I’m sure you’ll be very familiar with the trend for bringing the outdoors, indoors.  But I’m a big fan of taking the indoors, outdoors – essentially creating outdoor living rooms and dining rooms with the same level of quality and decorative values that you’d look to achieve inside your home.  In fact outdoor dining areas are the perfect place to be even bolder with pattern and colour that you might be inside your home.  So experiment with mix & mismatched patterns and clashing colours.  Dare yourself to try something outside of your normal style.

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ABOVE: Coral & Wilde’s Seaside patterned tableware from Brooklyn-based designer Jill Fenichell of Bongenre (the Queen of melamine!); Chainlink table runner from U.S-based etsy seller The Preppy Owl Boutique; Teal cookware & serveware by Le Creuset  (perfectly suitable for use on an outdoor gas grill).

5. Heaters

Yes, outdoor heaters are a practical purchase, but that doesn’t mean they can’t be gorgeous!  If you think of them as statement design features, almost sculptural, then you’ll be on the right track.  So whether you go for a natural fire pit or gas flames, seek out a heater with some serious personality or you’ll have missed an opportunity to add some serious style to your outdoor space.

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ABOVE: Allison Kindle Heater by California-based Kindle Living; Roberta Linear Fire Pit from Toronto-based Paloform;  Fire Table by UK-based David Harber.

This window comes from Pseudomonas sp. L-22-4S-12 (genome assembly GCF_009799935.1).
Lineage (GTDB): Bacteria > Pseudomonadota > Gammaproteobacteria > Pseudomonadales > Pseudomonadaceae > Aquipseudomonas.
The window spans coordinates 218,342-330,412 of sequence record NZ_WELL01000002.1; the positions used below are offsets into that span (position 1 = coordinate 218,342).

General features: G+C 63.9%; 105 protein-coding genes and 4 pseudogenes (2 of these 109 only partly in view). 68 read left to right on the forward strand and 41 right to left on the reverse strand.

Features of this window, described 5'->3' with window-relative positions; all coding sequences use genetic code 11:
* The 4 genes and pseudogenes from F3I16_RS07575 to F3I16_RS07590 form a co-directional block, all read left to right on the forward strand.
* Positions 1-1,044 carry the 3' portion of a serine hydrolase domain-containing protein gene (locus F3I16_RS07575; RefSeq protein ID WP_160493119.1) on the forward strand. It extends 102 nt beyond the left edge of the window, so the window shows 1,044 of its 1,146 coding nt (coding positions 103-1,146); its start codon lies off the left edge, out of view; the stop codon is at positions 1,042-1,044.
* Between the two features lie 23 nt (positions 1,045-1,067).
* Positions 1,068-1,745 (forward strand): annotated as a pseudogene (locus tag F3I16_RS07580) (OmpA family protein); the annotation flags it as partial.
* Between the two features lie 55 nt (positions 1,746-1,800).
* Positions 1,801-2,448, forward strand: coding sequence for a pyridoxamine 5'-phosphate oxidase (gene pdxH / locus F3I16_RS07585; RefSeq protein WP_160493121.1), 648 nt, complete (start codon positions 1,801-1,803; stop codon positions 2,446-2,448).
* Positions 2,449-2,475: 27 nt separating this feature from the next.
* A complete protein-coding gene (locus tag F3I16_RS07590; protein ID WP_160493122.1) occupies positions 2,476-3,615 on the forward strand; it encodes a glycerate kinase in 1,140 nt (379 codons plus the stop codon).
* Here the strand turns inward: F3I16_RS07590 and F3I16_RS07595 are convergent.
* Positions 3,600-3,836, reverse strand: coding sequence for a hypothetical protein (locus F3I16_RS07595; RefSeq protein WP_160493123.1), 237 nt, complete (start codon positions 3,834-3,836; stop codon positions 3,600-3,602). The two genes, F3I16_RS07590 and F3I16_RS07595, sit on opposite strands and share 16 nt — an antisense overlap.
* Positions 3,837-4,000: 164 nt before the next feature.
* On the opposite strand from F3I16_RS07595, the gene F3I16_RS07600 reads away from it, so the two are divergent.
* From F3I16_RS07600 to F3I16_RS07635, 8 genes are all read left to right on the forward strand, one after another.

js1600_scarlet opus editBuy the very best quality you can afford & be brave enough to make a bold style statement.

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Today I Love… Marshmallow Pastels

Over the past couple of weeks we have seen lots of emerging designers and architects experimenting with foam as a material. Its soft, touchable qualities draw us in, offering comfort in exaggerated forms. Foam is an essential building material used for many different applications around the world and the experimentation of this material is being pushed to the boundaries.

We’ve seen architects use it for installations designed for child friendly exhibitions such as Sungsin Eo, product designers that are experimenting with tactile installations and fashion designers that combine a range of different materials to create inspiring shaped garments on the body.

I love the use of the pastel colours, they offer a quiet calmness that has a clean, pure impression rather than it being a feminine palette, it promotes a more experimental concept with tactile qualities in the materials, shapes and textures.